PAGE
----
The Frontstretch: Full Throttle: NASCAR Best Learn a Lesson From the NFL by Mike Neff -- Thursday February 9, 2006

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Full Throttle: NASCAR Best Learn a Lesson From the NFL

Mike Neff · Thursday February 9, 2006

 

In case you have been living under a rock for the last week, the Pittsburgh Steelers won the Super Bowl. At least that is what the record book says, and that is what people outside of Seattle seem to feel. The folks from the Northwest, though, seem to have a different opinion. The Starbucks crowd seems to believe that the Super Bowl was stolen from them with some shoddy officiating. This isn’t the first time this year that people have felt that there was some questionable work by the gentlemen hired to enforce the rules.

In the AFC Divisional game between Indy and Pittsburgh, there was a ridiculous change of a call on an interception by Troy Polamalu. That same weekend, there were a couple of disputed rules interpretations in the Mile High City that supposedly cost the New England Patriots a chance at defending their NFL Championship.

With all the bad officiating calls comes a common thread. Fans of teams are left with a bad taste in their mouth because they have the feeling that the game was decided by someone other than the participants. Let’s hope that the folks in Daytona are taking copious notes so as to avoid having the legions of NASCAR faithful walking away with a similar feeling again this year.

Let us not forget that in 2005 there were a couple of different decisions that left people searching for the Listerine. Dale Jarrett punted Ryan Newman after he felt Newman had been over zealous in his efforts to get past the UPS Ford at Bristol. The powers that be sat Jarrett for a couple of laps while Kevin Harvick, an unwilling bystander who was caught up in the aftermath, lost his chance at making the Chase.

During the Darlington race, Michael Waltrip and Jeff Green seemed to forget the lessons their mothers taught them, and turned the track into their own private demolition derby. No less than three meetings between the cars brought out two cautions and spread untold amounts of debris onto the track that undoubtedly caused at least a couple of tire punctures. The end result was a call to the trailer after the race.

After the Spring race at Las Vegas, two Hendrick cars failed to meet required height restrictions in post race inspection. The Kyle Busch and Jimmie Johnson teams were docked points, and their crew chiefs were put on probation. However, the initial suspensions of the crew chiefs were overturned on appeal by the National Stock Car Racing Commission. The same cars were found to be too tall after the Fall Dover race, but were given a few seconds to settle and then passed inspection.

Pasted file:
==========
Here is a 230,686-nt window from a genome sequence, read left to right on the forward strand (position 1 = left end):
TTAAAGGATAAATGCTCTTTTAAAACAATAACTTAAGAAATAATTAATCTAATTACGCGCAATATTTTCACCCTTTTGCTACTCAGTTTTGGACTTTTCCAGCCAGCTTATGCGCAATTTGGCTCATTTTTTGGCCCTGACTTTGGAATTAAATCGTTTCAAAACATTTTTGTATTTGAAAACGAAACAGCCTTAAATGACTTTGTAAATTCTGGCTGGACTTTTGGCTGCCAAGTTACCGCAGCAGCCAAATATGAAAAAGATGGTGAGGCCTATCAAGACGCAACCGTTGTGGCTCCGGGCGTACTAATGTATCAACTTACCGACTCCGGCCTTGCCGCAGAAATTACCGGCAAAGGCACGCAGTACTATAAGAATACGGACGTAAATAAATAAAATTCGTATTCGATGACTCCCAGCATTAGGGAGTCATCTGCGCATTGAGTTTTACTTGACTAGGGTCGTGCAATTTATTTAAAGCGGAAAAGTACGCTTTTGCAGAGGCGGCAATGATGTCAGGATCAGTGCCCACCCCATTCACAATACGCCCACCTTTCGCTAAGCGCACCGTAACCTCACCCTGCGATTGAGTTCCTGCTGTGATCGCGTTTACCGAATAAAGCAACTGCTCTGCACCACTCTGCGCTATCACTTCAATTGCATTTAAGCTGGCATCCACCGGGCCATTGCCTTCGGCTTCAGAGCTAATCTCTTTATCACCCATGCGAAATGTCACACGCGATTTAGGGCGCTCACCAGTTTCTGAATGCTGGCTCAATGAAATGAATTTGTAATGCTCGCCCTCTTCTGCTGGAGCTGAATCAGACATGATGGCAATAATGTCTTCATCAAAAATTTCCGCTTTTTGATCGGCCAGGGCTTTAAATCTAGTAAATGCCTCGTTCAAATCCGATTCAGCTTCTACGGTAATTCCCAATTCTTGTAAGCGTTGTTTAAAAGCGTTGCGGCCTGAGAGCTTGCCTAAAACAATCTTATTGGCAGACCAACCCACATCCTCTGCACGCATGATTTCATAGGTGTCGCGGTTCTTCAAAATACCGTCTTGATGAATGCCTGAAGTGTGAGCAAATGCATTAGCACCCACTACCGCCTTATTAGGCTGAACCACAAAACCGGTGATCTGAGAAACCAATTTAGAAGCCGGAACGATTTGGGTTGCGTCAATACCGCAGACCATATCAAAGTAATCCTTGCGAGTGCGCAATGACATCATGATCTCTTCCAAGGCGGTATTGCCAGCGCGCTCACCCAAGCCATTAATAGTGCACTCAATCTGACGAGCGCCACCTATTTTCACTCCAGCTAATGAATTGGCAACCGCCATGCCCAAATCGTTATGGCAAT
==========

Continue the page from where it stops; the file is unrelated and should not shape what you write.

The point to this diatribe is that sports fans are getting tired of seeing the people appointed to enforce the rules of their respective sports, waffling or being inconsistent with their enforcement decisions. One of the most important issues for NASCAR this year is for them to develop a consistent approach to rules enforcement. I don’t think anyone in the garage area cares how they choose to enforce the rules, as long as it is consistent for everyone in the garage. There should not be any deference to certain teams or owners based on their prior success in the series or the number of cars they field. There should not be any modification to enforcement against one driver over another because of the years or experience that a given driver has in the series.

NASCAR wants to rival the NFL in popularity. They are already recognized by some statistics as the second most popular sport in the United States. Let’s hope that this is one time where NASCAR chooses to exceed the standard set by the NFL. The fans who pay the money to attend the races and the millions more who loyally follow the sport deserve nothing less.

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KATZ
02/10/2006 04:11 AM
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AS RICHARD PETTY ONCE SAID, NASCAR IS A DICTATORSHIP, AND THEY WILL DAMN WELL DO WHAT THEY WANT TO.

M. B. Voelker
02/10/2006 08:20 AM
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And no changing any rules mid-season. Never. No way. No how.

The only acceptable chang would be one that addresses a serious and urgent safety issue.

 

Contact Mike Neff

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